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Legal challenge to new I-5 bridge to be heard Thursday

Land-use board asked to overturn Metro approval of controversial project
by: Tribune File Photo A project to replace the aging Interstate Bridge faces a few legal and land-use hurdles.

The first legal challenge to the Columbia River Crossing will be heard Thursday by the state's Land Use Board of Appeals.

The board will hear arguments about Metro's approval of the land-use final order allowing construction of the controversial Interstate 5 bridge and freeway project. The regional government's elected council approved the order on Aug. 11. Metro must authorize all major transportation projects in the Portland area.

Opponents appealed the approval, arguing the law the council followed was only intended for light-rail projects, not freeway projects. The bridge proposal includes a new light-rail line between Portland and Vancouver.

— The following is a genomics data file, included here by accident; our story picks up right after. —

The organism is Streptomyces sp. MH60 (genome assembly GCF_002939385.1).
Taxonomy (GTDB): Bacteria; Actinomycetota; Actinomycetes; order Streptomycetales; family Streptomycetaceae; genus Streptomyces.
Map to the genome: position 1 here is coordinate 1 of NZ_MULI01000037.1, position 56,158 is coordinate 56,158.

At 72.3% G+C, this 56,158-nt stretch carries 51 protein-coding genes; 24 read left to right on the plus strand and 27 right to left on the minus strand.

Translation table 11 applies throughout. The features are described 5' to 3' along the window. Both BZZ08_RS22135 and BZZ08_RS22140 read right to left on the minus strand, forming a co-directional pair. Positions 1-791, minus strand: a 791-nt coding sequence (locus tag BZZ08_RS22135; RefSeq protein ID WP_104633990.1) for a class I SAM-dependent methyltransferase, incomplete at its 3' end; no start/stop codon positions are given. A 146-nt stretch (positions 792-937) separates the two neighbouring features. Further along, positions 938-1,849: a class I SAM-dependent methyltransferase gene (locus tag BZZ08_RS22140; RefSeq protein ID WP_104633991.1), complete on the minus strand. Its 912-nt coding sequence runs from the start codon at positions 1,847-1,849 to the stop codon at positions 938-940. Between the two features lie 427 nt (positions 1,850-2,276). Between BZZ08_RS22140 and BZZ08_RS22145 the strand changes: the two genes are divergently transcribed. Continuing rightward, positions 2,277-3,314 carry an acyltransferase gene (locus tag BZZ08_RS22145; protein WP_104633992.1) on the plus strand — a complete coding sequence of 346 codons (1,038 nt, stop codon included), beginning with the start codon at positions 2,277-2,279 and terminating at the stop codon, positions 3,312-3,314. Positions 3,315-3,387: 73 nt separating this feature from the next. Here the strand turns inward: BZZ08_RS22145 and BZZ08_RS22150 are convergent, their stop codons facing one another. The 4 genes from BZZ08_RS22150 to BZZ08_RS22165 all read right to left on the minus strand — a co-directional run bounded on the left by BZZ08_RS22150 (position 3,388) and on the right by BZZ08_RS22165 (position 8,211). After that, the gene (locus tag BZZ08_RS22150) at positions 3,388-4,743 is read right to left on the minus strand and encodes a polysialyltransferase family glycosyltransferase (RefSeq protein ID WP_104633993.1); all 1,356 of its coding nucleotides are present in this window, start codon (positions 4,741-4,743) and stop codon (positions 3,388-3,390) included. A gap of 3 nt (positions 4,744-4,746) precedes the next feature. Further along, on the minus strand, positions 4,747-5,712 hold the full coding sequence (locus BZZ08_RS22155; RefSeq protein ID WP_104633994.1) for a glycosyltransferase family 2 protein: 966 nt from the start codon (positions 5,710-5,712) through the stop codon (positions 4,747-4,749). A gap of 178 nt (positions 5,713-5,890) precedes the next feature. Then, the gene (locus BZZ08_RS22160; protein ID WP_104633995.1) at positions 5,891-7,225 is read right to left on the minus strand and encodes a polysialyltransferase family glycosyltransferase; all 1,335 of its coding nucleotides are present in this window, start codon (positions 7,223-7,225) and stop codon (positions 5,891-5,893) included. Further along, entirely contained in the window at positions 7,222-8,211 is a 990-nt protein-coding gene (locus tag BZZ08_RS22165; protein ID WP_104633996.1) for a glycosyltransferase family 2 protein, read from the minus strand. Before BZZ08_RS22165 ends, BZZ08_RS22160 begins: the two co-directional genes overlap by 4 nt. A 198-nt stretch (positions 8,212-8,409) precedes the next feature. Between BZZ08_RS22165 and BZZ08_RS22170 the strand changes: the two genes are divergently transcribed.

Project partners Metro and TriMet will argue that the state law creating the land-use final order process includes highway projects constructed in conjunction with light rail projects. It was passed in 1996 to govern the original North-South MAX line proposed to run from Vancouver, Wash., to Oregon City.

Those filing the appeal include the Northeast Coalition of Neighborhoods and the Coalition for a Livable Future. They oppose the current version of the project, arguing that it is too expensive and will encourage more motor vehicle traffic between Oregon and Washington, resulting in more suburban sprawl and greenhouse gas emissions.

'This project is very risky. We shouldn't gamble by skipping the steps provided by Oregon's land use process,' said Mara Gross, CLF's policy director, said in a prepared statement.

The project is estimated at between $3.1 billion and $3.6 billion. It includes a replacement I-5 bridge with a new light-rail line and improved access for pedestrians and bicyclists. The project also includes improvement to seven freeway interchanges in a five mile stretch of I-5 that includes the bridge. It is intended to reduce congestion and improve safety in the heavily used transportation corridor.

The project is supported by business and union organizations. It is opposed by environmentalists and livability advocates.

The federal government must approve the final environmental impact statement on the project before it can begin. The FEIS was submitted to the federal authorities this week.